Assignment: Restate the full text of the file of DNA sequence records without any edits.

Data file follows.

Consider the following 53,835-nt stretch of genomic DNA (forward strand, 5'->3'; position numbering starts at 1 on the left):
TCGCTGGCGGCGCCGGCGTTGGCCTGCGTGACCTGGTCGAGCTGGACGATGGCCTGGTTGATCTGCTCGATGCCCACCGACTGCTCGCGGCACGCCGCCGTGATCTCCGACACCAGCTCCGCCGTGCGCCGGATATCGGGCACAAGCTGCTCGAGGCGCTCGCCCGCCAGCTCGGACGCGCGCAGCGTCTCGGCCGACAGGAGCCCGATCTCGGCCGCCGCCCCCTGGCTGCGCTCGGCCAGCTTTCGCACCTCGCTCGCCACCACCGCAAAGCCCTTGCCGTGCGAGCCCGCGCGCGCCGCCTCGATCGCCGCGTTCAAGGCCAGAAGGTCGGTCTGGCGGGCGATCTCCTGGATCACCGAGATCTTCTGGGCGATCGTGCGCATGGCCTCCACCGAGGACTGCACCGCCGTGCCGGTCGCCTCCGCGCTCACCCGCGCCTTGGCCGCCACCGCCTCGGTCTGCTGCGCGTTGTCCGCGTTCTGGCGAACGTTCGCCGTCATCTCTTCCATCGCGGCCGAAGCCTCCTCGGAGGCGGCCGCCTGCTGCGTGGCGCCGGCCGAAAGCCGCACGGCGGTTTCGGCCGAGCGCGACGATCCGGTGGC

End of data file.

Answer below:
Consider the following 53,835-nt stretch of genomic DNA (forward strand, 5'->3'; position numbering starts at 1 on the left):
TCGCTGGCGGCGCCGGCGTTGGCCTGCGTGACCTGGTCGAGCTGGACGATGGCCTGGTTGATCTGCTCGATGCCCACCGACTGCTCGCGGCACGCCGCCGTGATCTCCGACACCAGCTCCGCCGTGCGCCGGATATCGGGCACAAGCTGCTCGAGGCGCTCGCCCGCCAGCTCGGACGCGCGCAGCGTCTCGGCCGACAGGAGCCCGATCTCGGCCGCCGCCCCCTGGCTGCGCTCGGCCAGCTTTCGCACCTCGCTCGCCACCACCGCAAAGCCCTTGCCGTGCGAGCCCGCGCGCGCCGCCTCGATCGCCGCGTTCAAGGCCAGAAGGTCGGTCTGGCGGGCGATCTCCTGGATCACCGAGATCTTCTGGGCGATCGTGCGCATGGCCTCCACCGAGGACTGCACCGCCGTGCCGGTCGCCTCCGCGCTCACCCGCGCCTTGGCCGCCACCGCCTCGGTCTGCTGCGCGTTGTCCGCGTTCTGGCGAACGTTCGCCGTCATCTCTTCCATCGCGGCCGAAGCCTCCTCGGAGGCGGCCGCCTGCTGCGTGGCGCCGGCCGAAAGCCGCACGGCGGTTTCGGCCGAGCGCGACGATCCGGTGGC